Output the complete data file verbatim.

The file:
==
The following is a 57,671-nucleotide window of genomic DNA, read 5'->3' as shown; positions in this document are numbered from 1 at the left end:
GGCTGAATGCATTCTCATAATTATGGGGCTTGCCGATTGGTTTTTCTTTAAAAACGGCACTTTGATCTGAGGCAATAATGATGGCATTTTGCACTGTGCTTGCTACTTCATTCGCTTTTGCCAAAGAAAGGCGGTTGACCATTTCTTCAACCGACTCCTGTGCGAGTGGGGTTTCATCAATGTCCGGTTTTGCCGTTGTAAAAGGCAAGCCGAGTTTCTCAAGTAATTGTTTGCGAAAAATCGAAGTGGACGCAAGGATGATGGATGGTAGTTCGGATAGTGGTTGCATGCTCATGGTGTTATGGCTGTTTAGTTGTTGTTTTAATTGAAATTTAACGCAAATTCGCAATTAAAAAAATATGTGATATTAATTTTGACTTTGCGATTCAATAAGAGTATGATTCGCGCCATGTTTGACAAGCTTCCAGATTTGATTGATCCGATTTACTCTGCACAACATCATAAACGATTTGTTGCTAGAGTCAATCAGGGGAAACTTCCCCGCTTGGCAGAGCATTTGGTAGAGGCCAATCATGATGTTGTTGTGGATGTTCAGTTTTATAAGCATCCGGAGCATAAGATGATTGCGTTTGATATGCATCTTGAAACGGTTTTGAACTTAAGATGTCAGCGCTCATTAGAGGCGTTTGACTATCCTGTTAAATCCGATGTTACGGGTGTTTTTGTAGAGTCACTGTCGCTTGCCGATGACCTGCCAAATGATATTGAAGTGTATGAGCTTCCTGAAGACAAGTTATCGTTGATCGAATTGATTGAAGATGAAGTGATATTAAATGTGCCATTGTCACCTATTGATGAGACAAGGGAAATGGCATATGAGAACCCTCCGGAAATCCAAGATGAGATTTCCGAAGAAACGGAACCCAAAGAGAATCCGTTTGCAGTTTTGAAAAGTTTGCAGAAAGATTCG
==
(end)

The following is a 57,671-nucleotide window of genomic DNA, read 5'->3' as shown; positions in this document are numbered from 1 at the left end:
GGCTGAATGCATTCTCATAATTATGGGGCTTGCCGATTGGTTTTTCTTTAAAAACGGCACTTTGATCTGAGGCAATAATGATGGCATTTTGCACTGTGCTTGCTACTTCATTCGCTTTTGCCAAAGAAAGGCGGTTGACCATTTCTTCAACCGACTCCTGTGCGAGTGGGGTTTCATCAATGTCCGGTTTTGCCGTTGTAAAAGGCAAGCCGAGTTTCTCAAGTAATTGTTTGCGAAAAATCGAAGTGGACGCAAGGATGATGGATGGTAGTTCGGATAGTGGTTGCATGCTCATGGTGTTATGGCTGTTTAGTTGTTGTTTTAATTGAAATTTAACGCAAATTCGCAATTAAAAAAATATGTGATATTAATTTTGACTTTGCGATTCAATAAGAGTATGATTCGCGCCATGTTTGACAAGCTTCCAGATTTGATTGATCCGATTTACTCTGCACAACATCATAAACGATTTGTTGCTAGAGTCAATCAGGGGAAACTTCCCCGCTTGGCAGAGCATTTGGTAGAGGCCAATCATGATGTTGTTGTGGATGTTCAGTTTTATAAGCATCCGGAGCATAAGATGATTGCGTTTGATATGCATCTTGAAACGGTTTTGAACTTAAGATGTCAGCGCTCATTAGAGGCGTTTGACTATCCTGTTAAATCCGATGTTACGGGTGTTTTTGTAGAGTCACTGTCGCTTGCCGATGACCTGCCAAATGATATTGAAGTGTATGAGCTTCCTGAAGACAAGTTATCGTTGATCGAATTGATTGAAGATGAAGTGATATTAAATGTGCCATTGTCACCTATTGATGAGACAAGGGAAATGGCATATGAGAACCCTCCGGAAATCCAAGATGAGATTTCCGAAGAAACGGAACCCAAAGAGAATCCGTTTGCAGTTTTGAAAAGTTTGCAGAAAGATTCG